Trifling with the legacy of Poe

A shocking and dastardly literary crime has been perpetrated upon a heretofore unsuspecting citizenry. How could you allow The Sun to publish such a travesty about the fictional sleuth Sherlock Holmes ("On the case," Dec. 23)?

Contrary to what the writer claims, Sherlock Holmes was not the first consulting detective in modern literature, and Arthur Conan Doyle did not invent the police procedural.

In fact, a character named C. Auguste Dupin was on the case nearly five decades before Holmes made his first appearance. Dupin's deductive gifts were featured in stories such as "The Murders in the Rue Morgue," "The Mystery of Marie Roget" and "The Purloined Letter."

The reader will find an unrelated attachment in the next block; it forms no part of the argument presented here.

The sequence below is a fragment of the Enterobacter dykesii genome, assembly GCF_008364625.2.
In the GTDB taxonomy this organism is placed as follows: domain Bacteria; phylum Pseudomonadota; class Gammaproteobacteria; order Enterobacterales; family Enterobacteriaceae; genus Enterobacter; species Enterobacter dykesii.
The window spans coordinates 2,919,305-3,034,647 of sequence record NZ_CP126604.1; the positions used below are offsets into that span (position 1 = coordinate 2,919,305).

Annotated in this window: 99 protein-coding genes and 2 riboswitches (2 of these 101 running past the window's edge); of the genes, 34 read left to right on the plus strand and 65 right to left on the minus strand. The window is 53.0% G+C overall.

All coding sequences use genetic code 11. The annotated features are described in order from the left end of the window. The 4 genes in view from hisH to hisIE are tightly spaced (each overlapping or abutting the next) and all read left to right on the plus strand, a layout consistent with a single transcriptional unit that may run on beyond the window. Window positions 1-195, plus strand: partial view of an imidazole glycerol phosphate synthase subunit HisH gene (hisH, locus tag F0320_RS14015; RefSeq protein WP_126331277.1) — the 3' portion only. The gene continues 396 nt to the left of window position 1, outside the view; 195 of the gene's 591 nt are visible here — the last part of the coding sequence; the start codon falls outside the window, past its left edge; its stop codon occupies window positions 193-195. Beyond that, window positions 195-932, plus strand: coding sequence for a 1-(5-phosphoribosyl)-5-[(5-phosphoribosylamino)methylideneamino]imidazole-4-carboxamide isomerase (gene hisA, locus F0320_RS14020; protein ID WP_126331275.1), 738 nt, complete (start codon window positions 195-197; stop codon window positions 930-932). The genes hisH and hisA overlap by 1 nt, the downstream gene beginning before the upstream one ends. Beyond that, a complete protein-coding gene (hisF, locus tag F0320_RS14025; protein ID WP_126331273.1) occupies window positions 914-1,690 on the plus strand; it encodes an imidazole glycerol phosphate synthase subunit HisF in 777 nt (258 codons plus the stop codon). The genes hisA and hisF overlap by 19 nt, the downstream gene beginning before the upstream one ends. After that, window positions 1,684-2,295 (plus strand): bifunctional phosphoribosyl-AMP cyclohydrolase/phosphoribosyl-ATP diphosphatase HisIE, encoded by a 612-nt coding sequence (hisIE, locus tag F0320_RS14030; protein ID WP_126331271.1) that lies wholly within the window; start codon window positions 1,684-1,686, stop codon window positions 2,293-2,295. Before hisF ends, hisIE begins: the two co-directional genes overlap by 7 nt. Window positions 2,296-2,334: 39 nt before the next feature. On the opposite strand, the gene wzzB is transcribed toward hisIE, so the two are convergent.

The creator of this consulting detective and the procedurals in which he appeared was a young author, editor and poet who spent much of his career in Baltimore. Perhaps you have heard of Edgar Allan Poe?

Sir Arthur referenced both Dupin and Poe extensively. In his first novel, "A Study in Scarlet," Dr. Watson says that Holmes reminds him of Poe's character Dupin. And during a speech given in 1909, at the height of his literary fame, Conan Doyle asked his audience: "Where was the detective story until Poe breathed the breath of life into it?"

As Doyle wrote in "The Man with the Twisted Lip," "it is, of course, a trifle, but there is nothing so important as trifles."

Steven English, Clarksville

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